Imagine waking up each day and wondering if you will be physically, mentally or emotionally able to make it through the day. How can you depend on yourself when it feels like you have little control over how your brain and body will function?
This unpredictability is difficult for those without a brain injury to understand. Emotional, physical, cognitive and social functioning can all vary greatly from day to day with seemingly no reason. It can feel like jumping from a high step with your eyes closed, not knowing how far it is to the next step, or even if there is solid ground beneath you.
The question becomes: How do I cope with the unpredictability of brain function that varies from day to day?
“Almost everyone living with a brain injury talks about not knowing what the day is going to look like, having that variability in your life. That is probably the most frustrating part. I think that’s why a lot of people with brain injuries wish they had some other disability or issue.”
“It’s a piece that is extremely hard to convey to other people. Like, planning this wedding: how do I tell my fiancé that I think a particular plan is a good one? It might be a really, really, terrible plan! And I don’t really know why it might be terrible—like a migraine, stomach pain, fatigue. There’s a host of things that a brain injury can propagate, and that’s a real issue. Looking forward, like even planning trips, causes a lot of anxiety because you never know. A week vacation might be great, but is it going to be so much stress that it requires a three-week recovery?”
“Some days are better and some days are worse. The predictability of what’s going to happen is very low. One day I could do a full day of school, hang out with friends, and be fine. A different day, I may be awake for two hours and then have to go back to sleep. Every day will be different!”
“Every day I have a “Plan B” in case I wake up and just physically can’t do anything. I have to plan the day before, sometimes the week before. It took me a few years to come up with that strategy.”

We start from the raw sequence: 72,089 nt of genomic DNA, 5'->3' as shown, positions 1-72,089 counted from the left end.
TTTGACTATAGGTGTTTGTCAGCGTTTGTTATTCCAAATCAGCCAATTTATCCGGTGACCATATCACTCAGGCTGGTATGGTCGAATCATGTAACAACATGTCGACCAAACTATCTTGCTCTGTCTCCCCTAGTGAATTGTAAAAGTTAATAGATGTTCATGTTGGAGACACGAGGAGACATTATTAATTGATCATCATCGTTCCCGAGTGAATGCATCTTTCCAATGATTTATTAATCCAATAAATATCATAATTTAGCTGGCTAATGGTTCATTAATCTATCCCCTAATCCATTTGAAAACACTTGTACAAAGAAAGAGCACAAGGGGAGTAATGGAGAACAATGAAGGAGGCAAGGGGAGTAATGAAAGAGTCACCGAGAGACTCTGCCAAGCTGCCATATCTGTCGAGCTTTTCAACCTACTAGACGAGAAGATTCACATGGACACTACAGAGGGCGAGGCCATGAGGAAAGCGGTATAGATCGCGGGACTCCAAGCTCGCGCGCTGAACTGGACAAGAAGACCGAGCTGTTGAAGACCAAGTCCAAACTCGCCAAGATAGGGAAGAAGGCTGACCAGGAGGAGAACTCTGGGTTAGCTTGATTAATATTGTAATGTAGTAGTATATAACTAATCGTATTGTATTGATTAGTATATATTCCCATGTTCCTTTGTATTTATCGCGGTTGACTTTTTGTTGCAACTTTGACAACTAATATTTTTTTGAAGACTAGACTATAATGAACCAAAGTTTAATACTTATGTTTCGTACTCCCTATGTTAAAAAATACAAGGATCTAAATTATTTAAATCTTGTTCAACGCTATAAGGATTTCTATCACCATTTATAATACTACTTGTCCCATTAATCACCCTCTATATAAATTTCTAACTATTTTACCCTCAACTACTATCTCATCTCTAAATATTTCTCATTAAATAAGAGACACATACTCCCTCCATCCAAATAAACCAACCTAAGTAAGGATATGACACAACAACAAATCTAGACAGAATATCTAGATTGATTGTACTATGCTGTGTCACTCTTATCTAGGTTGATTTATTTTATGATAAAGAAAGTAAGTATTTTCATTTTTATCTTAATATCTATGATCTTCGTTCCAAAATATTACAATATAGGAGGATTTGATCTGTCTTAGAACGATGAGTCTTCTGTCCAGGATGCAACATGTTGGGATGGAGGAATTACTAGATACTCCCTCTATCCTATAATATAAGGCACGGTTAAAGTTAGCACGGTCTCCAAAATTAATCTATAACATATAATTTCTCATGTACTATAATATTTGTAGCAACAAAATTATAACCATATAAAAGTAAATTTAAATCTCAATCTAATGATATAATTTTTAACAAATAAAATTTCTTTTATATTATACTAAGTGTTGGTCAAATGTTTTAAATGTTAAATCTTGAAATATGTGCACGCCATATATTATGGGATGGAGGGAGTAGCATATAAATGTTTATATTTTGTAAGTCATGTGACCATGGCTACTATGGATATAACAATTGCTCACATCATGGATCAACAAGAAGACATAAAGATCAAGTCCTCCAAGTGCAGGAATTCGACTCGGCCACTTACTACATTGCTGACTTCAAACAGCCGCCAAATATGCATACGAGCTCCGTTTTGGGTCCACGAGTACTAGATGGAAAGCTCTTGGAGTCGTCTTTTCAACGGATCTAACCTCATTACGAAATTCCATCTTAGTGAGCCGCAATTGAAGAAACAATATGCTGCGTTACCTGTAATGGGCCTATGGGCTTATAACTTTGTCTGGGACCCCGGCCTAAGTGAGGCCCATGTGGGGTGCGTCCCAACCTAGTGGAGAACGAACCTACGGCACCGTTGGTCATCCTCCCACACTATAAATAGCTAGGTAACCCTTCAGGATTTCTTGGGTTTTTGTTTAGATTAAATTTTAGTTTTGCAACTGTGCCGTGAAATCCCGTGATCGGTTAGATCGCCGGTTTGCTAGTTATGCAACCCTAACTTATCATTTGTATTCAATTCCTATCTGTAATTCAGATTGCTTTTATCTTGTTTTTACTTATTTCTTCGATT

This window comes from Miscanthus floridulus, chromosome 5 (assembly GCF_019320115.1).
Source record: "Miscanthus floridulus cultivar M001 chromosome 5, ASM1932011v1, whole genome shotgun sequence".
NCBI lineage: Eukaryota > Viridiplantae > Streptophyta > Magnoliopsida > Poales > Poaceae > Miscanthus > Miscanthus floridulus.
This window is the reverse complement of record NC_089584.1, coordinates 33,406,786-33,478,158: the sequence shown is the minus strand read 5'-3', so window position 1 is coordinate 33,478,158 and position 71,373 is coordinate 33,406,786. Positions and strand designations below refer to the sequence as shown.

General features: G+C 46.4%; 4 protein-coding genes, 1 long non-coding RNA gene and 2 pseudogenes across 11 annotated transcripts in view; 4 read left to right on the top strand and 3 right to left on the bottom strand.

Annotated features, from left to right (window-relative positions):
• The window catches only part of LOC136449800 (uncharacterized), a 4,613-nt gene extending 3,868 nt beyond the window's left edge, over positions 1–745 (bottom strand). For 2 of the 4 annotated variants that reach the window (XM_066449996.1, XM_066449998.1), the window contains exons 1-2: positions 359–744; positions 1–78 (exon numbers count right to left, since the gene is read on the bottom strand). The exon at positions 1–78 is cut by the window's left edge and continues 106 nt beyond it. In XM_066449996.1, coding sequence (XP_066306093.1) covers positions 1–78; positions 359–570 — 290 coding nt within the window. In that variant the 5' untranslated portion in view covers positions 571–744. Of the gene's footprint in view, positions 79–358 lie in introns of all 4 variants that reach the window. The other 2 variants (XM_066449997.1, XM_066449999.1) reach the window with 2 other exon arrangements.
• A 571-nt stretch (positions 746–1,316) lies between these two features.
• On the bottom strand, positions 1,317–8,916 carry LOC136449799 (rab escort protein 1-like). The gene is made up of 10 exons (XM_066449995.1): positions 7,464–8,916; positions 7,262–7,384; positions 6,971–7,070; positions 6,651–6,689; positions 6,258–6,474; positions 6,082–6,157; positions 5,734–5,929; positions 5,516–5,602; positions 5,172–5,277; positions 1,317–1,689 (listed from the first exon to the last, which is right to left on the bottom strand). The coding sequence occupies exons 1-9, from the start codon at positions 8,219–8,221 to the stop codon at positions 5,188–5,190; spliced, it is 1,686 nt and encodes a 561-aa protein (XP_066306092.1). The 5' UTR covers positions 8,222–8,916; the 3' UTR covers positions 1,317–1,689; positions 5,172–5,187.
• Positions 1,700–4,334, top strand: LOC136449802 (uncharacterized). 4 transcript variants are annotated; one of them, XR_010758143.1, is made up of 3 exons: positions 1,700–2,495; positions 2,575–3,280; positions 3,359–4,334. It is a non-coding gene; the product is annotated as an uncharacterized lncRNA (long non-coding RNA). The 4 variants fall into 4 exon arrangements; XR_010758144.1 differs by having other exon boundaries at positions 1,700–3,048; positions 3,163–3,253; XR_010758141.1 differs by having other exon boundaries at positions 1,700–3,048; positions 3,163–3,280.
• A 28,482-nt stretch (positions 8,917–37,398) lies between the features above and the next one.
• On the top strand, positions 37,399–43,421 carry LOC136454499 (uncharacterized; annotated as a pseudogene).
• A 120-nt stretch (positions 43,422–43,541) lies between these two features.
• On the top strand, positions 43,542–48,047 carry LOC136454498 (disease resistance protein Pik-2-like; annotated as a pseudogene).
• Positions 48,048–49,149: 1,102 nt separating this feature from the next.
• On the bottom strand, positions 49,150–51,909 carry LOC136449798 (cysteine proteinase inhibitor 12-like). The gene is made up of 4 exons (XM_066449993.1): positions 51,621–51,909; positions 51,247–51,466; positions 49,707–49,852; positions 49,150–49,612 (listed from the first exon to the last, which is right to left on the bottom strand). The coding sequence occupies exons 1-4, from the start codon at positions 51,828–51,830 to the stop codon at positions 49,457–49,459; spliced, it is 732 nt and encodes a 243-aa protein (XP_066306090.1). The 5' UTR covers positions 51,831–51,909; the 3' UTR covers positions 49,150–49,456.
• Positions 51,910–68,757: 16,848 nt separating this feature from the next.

“You might feel stupid today, but two weeks from now you might be like, ‘I don’t, I feel normal again. What the hell?’ And then two weeks later you might be like, ‘I’m terrible again!’ It’s really hard because you find yourself in a new scenario almost every day. For instance, last week I worked three half-days. They were really light days, super easy, but come the end of my work week, I was exhausted. I slept all the time and I was just mentally and physically drained, and it didn’t make any sense. This week, I worked my days and I feel totally fine.”
“The variability is really hard!”
“Trying to communicate that you have an ever-changing list of issues is really a challenge. If you don’t list everything on the first shot, people are not going to a) understand you, or b) believe you, in some cases.”
“How do I take care of myself when all the tools I’ve used in the past don’t work? It takes a lot of adaptation, for me anyway, and also creativity, to be willing to just stick through whatever situation I might be going through. And that’s another piece that’s extremely hard to convey to other people.”
“I think that every problem someone might face has a level of uncertainty. But I’ve always felt it would be easier to be missing a leg, because at least I would clearly understand the limitations of my condition. There is this frustration where you never know how your brain injury is going to impact something. Not only do you not know how it will impact something, but it’s never the same!”
“If I start to lose my vision, I’ve got about a half hour before I’m pretty out of luck. So I know I have to get somewhere [dark and quiet], or at least get to someone who can help me, within a half hour. You’ve got to have a step-by-step plan in case stuff goes bad, which it does quite often.”
“One of the things I deal with is lack of control about a variety of things—anger, eating too much or not eating at all. It is really difficult to communicate just what your problem is because your problem is ever-changing.”
“The unpredictability makes it difficult to do things like schedule more than a week out, because come Tuesday of that week, you might feel totally fine, but come Wednesday—(laughs) just one day later!—you’re like, ‘I can’t do half of the things I said.’”
(Update, 11 months after interview) “Time helps some. I’ve had more practice now figuring some things out. For example, I may still need extra time to take a course exam, but I’m better able to read, interpret, comprehend and correctly answer questions. I also have more patience and don’t respond so impulsively!”